Aaron is dissatisfied with his lot; his sex life is boring, his job is unsatisfying, his kids are rebelling, and he's got the hots for Caroline, the girl next door. Then while returning some rented DVDs, he sees his groin's desire going into an unmarked door next to the rental store with a man not her husband.
Surmising that this is a sex club, Aaron almost follows Caroline inside. The next day he seeing her jogging, Aaron stops to talk to her, dropping a hint about her late night activities. Piqued, she arranges a meeting at his veterinary clinic and kinda, sorta seduces him, raising the ire of his long-time receptionist, who eventually pays the price for caring.
He is then invited into the club (Penumbra), has mucho sex, and learns the club's terrible secret. It's the home of a supernatural being that, for a price, will grant unimaginable bliss, and this bliss is instantly addicting. After this, Aaron's life plummets completely downhill.
The problem with "Darkness Wakes" is that it's as slow as molasses in January. Aaron stays the same dense, over-age whiner throughout the novel, who mopes around for fifty pages, then is seduced. The novel then goes into tacky sleaze mode for another fifty pages, until the creature is introduced, and it's way too unoriginal to be worth the wait, and it's not even seen enough to be effective. "Darkness Wakes" tries for a "noir" touch; weak male, femme fatale, dark secrets, etc.; but just having the ingredients isn't enough, with the novel just coming across as crude, sleazy, vanilla, and perfunctory. The only good character is the Asian-American Ricia, a throw-away character that shows more personality and growth in her meager twelve pages than all of the rest of the characters, who end up being just so much furniture.
The creature's seductive powers eventually drive people insane, so to pad things out, there are some psychotic mutants (The Forsaken); ex-club members that are killing to get back into the creature's good graces. (?) They really don't accomplish much however, only popping up to keep the plot moving, and to become eventual cannon fodder. There's redundant sex speak, and an out and out cheat ending that not only violates EVERYTHING that has gone on before, but which smacks dangerously close of being a deus ex machina. Waggoner infuses all of his works with some form of surrealism, and this novel is no exception, but the few bits here and there just seem tired or unremarkable. In all of the novels of Waggoner's that I've read, the protagonists all get to their goals, but only through some extreme sacrifice, and there is some of that here, but again, the term "perfunctory" keeps coming into play.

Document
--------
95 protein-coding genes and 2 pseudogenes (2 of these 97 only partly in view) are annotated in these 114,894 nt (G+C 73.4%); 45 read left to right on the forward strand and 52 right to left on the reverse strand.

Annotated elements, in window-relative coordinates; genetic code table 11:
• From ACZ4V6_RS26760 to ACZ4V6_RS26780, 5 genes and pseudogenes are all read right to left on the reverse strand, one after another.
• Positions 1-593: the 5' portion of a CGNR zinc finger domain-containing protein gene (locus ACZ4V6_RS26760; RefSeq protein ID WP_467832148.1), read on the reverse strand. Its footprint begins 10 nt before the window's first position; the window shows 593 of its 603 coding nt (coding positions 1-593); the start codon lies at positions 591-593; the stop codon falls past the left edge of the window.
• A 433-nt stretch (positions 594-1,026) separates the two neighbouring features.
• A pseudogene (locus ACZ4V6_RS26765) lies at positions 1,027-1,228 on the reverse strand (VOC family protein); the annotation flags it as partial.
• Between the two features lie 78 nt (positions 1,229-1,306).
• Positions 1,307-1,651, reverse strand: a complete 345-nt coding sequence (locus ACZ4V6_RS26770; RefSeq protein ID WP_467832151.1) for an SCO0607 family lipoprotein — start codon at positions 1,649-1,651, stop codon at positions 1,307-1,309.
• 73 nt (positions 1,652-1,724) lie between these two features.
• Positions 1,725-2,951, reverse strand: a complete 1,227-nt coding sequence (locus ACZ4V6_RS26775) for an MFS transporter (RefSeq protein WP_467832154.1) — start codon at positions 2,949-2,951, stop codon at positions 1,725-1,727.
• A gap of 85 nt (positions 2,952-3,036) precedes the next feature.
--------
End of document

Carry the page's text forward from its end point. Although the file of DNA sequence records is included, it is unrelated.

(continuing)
"Darkness Wakes" often comes across as reading like a first draft; rushed, shallow, and, well, perfunctory. This novel has characters that just aren't likable or interesting, and it telegraphs events pages before they happen. When this novel was published Waggoner seemed to be trying to his falling 401k plan, as this was literally his eighth novel in about a year and a half and the strain was showing. "Darkness Wakes" could work as a metaphor for addiction, and all that can be lost because of it, but Waggoner doesn't really go far enough here. Like Death was a near masterpiece, but this book few none of that book's elements, and none of its magic, and was a disappointment to this long-time reader. In the end, this is just one unremarkable novel, that at times seems cobbled together from parts of the Hellbound movies, and needed to be given one more re-write with the good parts strengthened, and the weak parts removed.
This review was originally written for Cemetery Dance magazine a couple of years ago, a magazine that I have done, until recently, about fifty or so reviews for. The management decided, as was their right, not to publish this review, but here it is, but the age of the review is why I am a little vague on some of the novel's details.